The nasty "Western" places in the basement of T3 mean I only ever get kaya toast and Indonesian kue at SIN.

                      At least there's the food court and supermarket in Changi City Point (at Expo MRT station) nearby.

                      1. re: BuildingMyBento

                        For me, the Indian vegetarian places are the best choices - dosas, upuma, idlis.

                        The nasi padang at T2's transit area foodcourt also stirs up a mean, spicy array of Malay curries.

                      2. re: klyeoh

                        Because we fly OUT of PHX, we usually only do wines at the Red Carpet Club in Terminal 2. After I campaigned for 10 years, they finally added "Premium Wines," but then merged with Continental, which offered free cheap wines. Luckily, enough travelers feel, as I do, and will actually PAY for better wines. Those "Premium Wines" are almost everywhere, but still, the best is, or was, SEA, where the RCC had a dozen local wines! That is what SFO should have done, years ago. Even International First Lounge, does not have a list, like SEA, and with Napa, Sonoma, Santa Cruz Mtns., and Amador/Sierra Foothills, right up the road, they definitely should.

                        Once, long ago, there was a great, SW burger bar, before security, but it has been gone for a dozen years.

                        In Terminal 4, we have enjoyed El Bravo, but that has been seldom, since we fly UAL most often.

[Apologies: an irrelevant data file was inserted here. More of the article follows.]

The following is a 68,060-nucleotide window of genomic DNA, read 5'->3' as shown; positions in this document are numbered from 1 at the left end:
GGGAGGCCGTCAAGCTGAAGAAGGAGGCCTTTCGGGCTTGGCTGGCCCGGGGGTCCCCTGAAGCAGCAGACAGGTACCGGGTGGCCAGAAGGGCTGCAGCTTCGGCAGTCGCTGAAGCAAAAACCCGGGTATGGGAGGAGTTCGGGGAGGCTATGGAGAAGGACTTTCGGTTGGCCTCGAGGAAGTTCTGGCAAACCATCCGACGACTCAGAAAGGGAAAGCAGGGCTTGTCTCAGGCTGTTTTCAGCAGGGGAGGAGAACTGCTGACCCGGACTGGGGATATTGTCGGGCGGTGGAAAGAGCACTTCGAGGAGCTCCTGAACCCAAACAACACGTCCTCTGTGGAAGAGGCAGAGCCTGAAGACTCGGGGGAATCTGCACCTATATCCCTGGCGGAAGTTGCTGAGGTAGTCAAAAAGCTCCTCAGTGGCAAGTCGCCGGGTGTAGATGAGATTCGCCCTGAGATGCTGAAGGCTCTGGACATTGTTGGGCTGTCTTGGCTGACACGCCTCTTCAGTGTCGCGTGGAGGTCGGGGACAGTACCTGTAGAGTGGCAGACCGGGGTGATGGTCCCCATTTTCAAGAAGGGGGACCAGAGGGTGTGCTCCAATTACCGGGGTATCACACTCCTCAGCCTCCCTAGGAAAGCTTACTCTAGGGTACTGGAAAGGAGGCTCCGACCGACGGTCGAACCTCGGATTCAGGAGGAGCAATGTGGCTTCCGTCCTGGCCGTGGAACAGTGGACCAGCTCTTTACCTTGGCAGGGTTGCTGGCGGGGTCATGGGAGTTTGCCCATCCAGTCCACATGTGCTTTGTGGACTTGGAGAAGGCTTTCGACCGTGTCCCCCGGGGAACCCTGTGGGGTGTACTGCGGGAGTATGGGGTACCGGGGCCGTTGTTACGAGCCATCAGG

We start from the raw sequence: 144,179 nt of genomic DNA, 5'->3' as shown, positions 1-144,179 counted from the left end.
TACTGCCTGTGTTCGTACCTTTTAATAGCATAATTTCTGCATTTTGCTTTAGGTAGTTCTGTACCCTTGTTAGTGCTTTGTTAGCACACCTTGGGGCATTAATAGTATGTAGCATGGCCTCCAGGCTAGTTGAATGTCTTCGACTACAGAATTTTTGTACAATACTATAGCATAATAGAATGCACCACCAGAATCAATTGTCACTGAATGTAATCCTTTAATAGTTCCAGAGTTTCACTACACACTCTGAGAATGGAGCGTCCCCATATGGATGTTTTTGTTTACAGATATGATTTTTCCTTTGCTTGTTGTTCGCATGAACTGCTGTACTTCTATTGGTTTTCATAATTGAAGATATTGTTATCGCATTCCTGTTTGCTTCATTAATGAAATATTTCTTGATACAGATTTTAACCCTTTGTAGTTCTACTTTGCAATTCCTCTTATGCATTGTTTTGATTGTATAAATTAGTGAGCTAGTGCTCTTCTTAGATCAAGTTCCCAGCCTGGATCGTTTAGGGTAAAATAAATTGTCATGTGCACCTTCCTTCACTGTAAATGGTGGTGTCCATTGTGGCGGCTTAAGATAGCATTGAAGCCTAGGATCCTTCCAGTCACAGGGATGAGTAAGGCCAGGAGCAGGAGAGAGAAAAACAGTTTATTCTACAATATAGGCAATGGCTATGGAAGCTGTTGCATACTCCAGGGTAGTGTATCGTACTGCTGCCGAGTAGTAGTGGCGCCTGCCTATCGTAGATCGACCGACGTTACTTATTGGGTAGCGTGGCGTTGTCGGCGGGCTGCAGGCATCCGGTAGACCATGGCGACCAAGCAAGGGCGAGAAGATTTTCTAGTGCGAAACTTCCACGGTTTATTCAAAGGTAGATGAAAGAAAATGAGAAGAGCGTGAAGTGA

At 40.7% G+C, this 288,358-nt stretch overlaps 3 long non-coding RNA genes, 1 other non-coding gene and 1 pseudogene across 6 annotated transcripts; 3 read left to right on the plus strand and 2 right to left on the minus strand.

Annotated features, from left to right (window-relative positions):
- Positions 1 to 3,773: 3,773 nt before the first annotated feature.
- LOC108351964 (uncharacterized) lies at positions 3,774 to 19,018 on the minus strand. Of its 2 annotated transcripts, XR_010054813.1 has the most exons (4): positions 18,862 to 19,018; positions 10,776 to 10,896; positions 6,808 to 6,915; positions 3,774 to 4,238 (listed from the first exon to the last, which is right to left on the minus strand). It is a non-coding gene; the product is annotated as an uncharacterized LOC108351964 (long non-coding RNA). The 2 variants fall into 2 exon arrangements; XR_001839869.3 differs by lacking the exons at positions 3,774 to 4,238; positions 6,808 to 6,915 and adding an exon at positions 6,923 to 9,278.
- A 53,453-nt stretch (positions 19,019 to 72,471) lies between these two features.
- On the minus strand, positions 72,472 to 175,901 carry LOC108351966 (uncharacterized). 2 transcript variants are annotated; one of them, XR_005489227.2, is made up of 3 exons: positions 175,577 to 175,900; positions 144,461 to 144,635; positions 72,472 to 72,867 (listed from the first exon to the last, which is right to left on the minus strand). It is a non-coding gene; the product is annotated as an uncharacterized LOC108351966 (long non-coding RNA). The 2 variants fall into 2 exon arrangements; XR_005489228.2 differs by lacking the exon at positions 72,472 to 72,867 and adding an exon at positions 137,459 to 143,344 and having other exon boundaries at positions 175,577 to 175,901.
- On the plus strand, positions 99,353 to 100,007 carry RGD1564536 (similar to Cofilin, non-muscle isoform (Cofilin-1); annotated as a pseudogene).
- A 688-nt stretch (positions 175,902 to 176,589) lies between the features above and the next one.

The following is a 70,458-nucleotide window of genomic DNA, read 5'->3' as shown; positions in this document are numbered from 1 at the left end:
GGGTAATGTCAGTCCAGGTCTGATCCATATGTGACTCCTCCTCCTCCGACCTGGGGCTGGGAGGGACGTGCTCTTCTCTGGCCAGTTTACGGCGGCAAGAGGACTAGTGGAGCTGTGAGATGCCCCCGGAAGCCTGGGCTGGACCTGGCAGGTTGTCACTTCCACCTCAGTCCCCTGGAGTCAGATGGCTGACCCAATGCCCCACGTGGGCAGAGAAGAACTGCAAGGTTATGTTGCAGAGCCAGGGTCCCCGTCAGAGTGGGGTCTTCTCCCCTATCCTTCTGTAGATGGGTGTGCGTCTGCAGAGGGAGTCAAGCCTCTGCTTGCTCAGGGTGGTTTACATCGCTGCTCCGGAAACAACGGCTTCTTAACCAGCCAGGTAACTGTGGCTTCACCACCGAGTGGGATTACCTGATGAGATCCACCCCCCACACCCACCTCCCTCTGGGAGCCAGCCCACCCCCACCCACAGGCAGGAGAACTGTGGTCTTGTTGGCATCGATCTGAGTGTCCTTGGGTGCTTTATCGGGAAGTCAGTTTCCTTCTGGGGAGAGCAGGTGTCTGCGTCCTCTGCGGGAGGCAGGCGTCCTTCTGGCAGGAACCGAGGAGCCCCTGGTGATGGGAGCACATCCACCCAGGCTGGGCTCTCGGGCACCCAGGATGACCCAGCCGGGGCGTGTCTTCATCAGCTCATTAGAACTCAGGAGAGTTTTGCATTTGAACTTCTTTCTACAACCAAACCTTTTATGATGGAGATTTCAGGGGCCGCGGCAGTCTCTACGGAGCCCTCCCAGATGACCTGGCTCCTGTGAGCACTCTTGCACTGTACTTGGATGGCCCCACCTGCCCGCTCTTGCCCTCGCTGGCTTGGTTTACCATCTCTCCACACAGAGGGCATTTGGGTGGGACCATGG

1. re: Bill Hunt

                          There's a good wine bar at the new Terminal 4 at JFK.

                          1. re: ipsedixit

                            That sounds great. That funky little bar had wines, but they could have been better.

                            That was an odd trip, as we flew in, went to our hotel in Queens, then took shuttle back to JFK, for wife to do church - the chapel there had Roman Catholic services, that worked for her. Then, as the hotel had really horrible food, we decided to do lunch and wine, and found that little bar, outside of TSA. If nothing else, the bartender entertained us, and the food and wine were much better than the hotel. Normally, I do not think of going to an airport, so my wife can go to church, or to dine (though sort of doing that next Sunday - the food, that is - at SFO - long story).



                      3. re: zuriga1